I love the idea of playing, and science as being playing 'with rules.' "Wait!" You say, "Rules are constricting, and how could a constricting environment lead to new information?"

Great question! I would argue that the 'rules' of science are not constricting. Nay, the 'rules' of science are part and parcel with the 'critical thinking' issues I was discussing in the previous post. These kids nail it. Regardless of whether you agree with me or not, READ THIS PAPER!!!11!!11 It was written primarily by 8-10 year olds, now 10-12 year olds. You do not have to be smarter than a fifth grader to read this paper, although you do need to be smarter than a teabagger. A couple of great points about this paper. There are no references!!! The students came up with these ideas on their own independent of some deep framework. So who would you reference? The group that reported bees were alive? The figures are in crayon! Of ~1/3 of the seminars I see, the presenters could benefit from graphic design tips from these kids. Finally, with an N = 1, I find that kids do not conflate 'is' with 'ought'. The kids say it best themselves (from the last paragraph of their paper!),

"Before doing these experiments we did not really think a lot about bees and how they are as smart as us. We also did not think about the fact that without bees we would not survive, because bees keep the flowers going. So it is important to understand bees. We discovered how fun it was to train bees. This is also cool because you do not get to train bees everyday. We like bees. Science is cool and fun because you get to do stuff that no one has ever done before. (Bees—seem to—think!)" (emphasis mine).

This can be offset by the aforementioned study, which ends thusly,

"This study begins to provide data to answer questions about the risk factors,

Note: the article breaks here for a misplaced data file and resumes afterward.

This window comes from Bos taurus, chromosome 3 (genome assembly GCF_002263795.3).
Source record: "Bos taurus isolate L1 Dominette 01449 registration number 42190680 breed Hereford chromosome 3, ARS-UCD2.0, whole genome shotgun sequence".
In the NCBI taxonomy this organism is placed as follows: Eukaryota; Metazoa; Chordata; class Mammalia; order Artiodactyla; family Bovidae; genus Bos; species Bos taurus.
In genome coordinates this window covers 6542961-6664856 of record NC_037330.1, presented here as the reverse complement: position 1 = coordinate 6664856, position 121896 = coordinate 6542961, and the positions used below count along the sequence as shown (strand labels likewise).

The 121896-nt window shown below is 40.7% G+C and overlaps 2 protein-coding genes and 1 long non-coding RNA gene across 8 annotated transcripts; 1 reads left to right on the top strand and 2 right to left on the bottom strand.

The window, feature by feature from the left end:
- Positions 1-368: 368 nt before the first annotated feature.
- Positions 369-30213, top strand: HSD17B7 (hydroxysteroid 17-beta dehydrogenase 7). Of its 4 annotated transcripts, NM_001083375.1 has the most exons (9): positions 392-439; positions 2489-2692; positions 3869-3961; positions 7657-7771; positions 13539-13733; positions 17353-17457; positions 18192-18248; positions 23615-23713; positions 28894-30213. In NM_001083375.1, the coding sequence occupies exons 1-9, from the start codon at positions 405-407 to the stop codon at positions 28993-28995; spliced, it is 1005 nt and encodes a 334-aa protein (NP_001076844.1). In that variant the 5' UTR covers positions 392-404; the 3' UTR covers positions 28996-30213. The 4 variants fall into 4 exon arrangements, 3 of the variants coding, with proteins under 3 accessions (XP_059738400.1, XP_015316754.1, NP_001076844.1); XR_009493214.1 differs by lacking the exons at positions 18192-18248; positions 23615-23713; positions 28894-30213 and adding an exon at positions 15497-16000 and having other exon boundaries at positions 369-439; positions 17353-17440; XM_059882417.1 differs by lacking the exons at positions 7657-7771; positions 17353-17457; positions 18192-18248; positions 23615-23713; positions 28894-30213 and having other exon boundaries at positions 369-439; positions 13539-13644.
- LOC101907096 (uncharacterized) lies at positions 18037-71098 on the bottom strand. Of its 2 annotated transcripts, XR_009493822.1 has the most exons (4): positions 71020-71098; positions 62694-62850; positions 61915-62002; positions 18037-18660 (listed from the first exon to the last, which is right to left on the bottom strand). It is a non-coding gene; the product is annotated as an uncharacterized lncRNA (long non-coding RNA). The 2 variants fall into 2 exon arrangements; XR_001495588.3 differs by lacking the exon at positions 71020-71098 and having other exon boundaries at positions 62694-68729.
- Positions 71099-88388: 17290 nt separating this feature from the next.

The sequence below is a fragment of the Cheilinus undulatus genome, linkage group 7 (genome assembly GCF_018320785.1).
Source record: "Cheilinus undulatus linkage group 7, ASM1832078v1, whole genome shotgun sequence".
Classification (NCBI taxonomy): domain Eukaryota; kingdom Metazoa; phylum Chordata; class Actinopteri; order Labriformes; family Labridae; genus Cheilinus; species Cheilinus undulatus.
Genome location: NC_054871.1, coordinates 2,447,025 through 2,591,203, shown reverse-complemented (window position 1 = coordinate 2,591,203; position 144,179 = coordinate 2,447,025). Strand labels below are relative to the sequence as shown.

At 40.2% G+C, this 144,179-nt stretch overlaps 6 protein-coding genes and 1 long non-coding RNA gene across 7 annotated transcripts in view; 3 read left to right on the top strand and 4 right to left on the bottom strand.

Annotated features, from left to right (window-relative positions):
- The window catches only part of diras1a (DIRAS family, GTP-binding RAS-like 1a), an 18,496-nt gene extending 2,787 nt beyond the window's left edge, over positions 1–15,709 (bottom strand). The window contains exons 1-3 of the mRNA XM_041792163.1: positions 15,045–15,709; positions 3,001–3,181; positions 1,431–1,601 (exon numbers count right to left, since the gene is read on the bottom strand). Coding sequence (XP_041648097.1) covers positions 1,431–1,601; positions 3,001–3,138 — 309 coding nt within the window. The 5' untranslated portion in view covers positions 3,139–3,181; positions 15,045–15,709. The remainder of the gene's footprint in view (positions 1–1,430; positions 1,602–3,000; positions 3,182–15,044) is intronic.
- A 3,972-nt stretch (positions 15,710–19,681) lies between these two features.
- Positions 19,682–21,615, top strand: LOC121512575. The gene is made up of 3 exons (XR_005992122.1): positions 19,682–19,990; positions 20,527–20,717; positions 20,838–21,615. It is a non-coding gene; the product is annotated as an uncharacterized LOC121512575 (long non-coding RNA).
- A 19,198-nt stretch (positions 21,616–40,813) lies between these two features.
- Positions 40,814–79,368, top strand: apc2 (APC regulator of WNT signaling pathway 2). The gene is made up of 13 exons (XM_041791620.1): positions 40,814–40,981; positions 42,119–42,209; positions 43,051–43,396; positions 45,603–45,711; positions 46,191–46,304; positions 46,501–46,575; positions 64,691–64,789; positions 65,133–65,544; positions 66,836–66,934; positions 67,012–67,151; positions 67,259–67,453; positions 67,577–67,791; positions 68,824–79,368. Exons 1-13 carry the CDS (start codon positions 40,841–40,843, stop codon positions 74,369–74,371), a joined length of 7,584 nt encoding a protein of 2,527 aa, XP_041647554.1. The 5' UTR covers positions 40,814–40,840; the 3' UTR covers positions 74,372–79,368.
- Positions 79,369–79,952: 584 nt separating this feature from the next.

cause, course, and outcomes of pathological gaming. Pathological gaming seems not to be simply secondary to other disorders but to predict poorer functioning longitudinally, and it can last for several years. Several important questions remain to be answered, including information on protective factors, how children can be helped, and what types of help
might be most effective." (See our data doesn't show it, but playing video games too much leads to depression, which can be treated, or at least prevented, by limiting video game playing....paraphrase mine).
Blackawton PS, Airzee S, Allen A, Baker S, Berrow A, Blair C, Churchill M, Coles J, Cumming RF, Fraquelli L, Hackford C, Hinton Mellor A, Hutchcroft M, Ireland B, Jewsbury D, Littlejohns A, Littlejohns GM, Lotto M, McKeown J, O'Toole A, Richards H, Robbins-Davey L, Roblyn S, Rodwell-Lynn H, Schenck D, Springer J, Wishy A, Rodwell-Lynn T, Strudwick D, & Lotto RB (2010). Blackawton bees. Biology letters PMID: 21177694
Gentile DA, Choo H, Liau A, Sim T, Li D, Fung D, & Khoo A (2011). Pathological Video Game Use Among Youths: A Two-Year Longitudinal Study. Pediatrics PMID: 21242221


Azkyroth said...

Holy shit, they're STILL trying to find data to cherry-pick to demonize video games? I would have thought they'd moved on by now, like when our parents' generation hit the age of minority, a subset of them actually *grew up*, and rock music moved from "Satanic Conspiracy" to "normal."

The Lorax said...

'They' will always try to find something to be the cause of any unwanted or unacceptable outcome. It happens all the time. People seem to be hardwired to make correlation = causation conclusions especially if the conclusion fits with their preconceived biases.

For ever natural disaster, a small but not insignificant number of people will but it on the shoulders of others who behave in a way that is disapproved of.

Kids do abysmally in an urban public school, blame the unions that fight for teacher salaries and retention. Because all the teachers at failing schools suck ass, conversely all the teachers at great schools, populated by those well fed white kids, are magically awesome. Poverty has little to do failing schools.

People want explanations for events. They want to feel like the ability to control events is within their grasp. People are also lazy or at least want quick simple fixes (who doesn't). Unfortunately our ability to control tsunamis and earthquakes is limited to don't live near a coast or along a faultline. If there is a societal ill, like gang violence, then drop the blame
on illegal immigrants, taking prayer out of school, etc. Because complicated problems usually require simply fixes, you know like depression.